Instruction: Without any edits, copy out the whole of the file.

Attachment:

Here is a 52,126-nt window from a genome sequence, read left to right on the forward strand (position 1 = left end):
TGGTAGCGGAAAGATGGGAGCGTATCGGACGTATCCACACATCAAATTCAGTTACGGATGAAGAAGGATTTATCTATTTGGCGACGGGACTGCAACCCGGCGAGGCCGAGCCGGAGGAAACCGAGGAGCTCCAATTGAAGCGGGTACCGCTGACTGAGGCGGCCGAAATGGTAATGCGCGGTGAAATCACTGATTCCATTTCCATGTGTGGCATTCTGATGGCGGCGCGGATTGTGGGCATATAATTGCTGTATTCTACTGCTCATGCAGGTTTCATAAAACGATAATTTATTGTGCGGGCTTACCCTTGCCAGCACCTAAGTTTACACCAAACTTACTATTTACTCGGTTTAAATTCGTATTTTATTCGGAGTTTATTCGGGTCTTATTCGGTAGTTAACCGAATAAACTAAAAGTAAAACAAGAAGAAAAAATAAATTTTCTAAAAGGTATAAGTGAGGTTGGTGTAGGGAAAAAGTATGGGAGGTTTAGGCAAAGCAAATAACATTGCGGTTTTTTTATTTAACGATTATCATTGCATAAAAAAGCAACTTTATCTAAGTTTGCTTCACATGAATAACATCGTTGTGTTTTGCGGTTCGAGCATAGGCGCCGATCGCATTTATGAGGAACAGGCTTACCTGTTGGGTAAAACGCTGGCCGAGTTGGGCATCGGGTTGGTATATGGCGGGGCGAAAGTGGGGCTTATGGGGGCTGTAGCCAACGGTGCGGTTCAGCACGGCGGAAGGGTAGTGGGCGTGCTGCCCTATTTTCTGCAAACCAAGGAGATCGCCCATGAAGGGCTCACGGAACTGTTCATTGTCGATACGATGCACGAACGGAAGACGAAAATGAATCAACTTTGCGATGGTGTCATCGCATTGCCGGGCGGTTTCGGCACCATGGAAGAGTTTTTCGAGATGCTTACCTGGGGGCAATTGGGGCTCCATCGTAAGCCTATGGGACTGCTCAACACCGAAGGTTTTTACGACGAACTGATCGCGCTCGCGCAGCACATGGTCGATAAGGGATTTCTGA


Here is a 52,126-nt window from a genome sequence, read left to right on the forward strand (position 1 = left end):
TGGTAGCGGAAAGATGGGAGCGTATCGGACGTATCCACACATCAAATTCAGTTACGGATGAAGAAGGATTTATCTATTTGGCGACGGGACTGCAACCCGGCGAGGCCGAGCCGGAGGAAACCGAGGAGCTCCAATTGAAGCGGGTACCGCTGACTGAGGCGGCCGAAATGGTAATGCGCGGTGAAATCACTGATTCCATTTCCATGTGTGGCATTCTGATGGCGGCGCGGATTGTGGGCATATAATTGCTGTATTCTACTGCTCATGCAGGTTTCATAAAACGATAATTTATTGTGCGGGCTTACCCTTGCCAGCACCTAAGTTTACACCAAACTTACTATTTACTCGGTTTAAATTCGTATTTTATTCGGAGTTTATTCGGGTCTTATTCGGTAGTTAACCGAATAAACTAAAAGTAAAACAAGAAGAAAAAATAAATTTTCTAAAAGGTATAAGTGAGGTTGGTGTAGGGAAAAAGTATGGGAGGTTTAGGCAAAGCAAATAACATTGCGGTTTTTTTATTTAACGATTATCATTGCATAAAAAAGCAACTTTATCTAAGTTTGCTTCACATGAATAACATCGTTGTGTTTTGCGGTTCGAGCATAGGCGCCGATCGCATTTATGAGGAACAGGCTTACCTGTTGGGTAAAACGCTGGCCGAGTTGGGCATCGGGTTGGTATATGGCGGGGCGAAAGTGGGGCTTATGGGGGCTGTAGCCAACGGTGCGGTTCAGCACGGCGGAAGGGTAGTGGGCGTGCTGCCCTATTTTCTGCAAACCAAGGAGATCGCCCATGAAGGGCTCACGGAACTGTTCATTGTCGATACGATGCACGAACGGAAGACGAAAATGAATCAACTTTGCGATGGTGTCATCGCATTGCCGGGCGGTTTCGGCACCATGGAAGAGTTTTTCGAGATGCTTACCTGGGGGCAATTGGGGCTCCATCGTAAGCCTATGGGACTGCTCAACACCGAAGGTTTTTACGACGAACTGATCGCGCTCGCGCAGCACATGGTCGATAAGGGATTTCTGA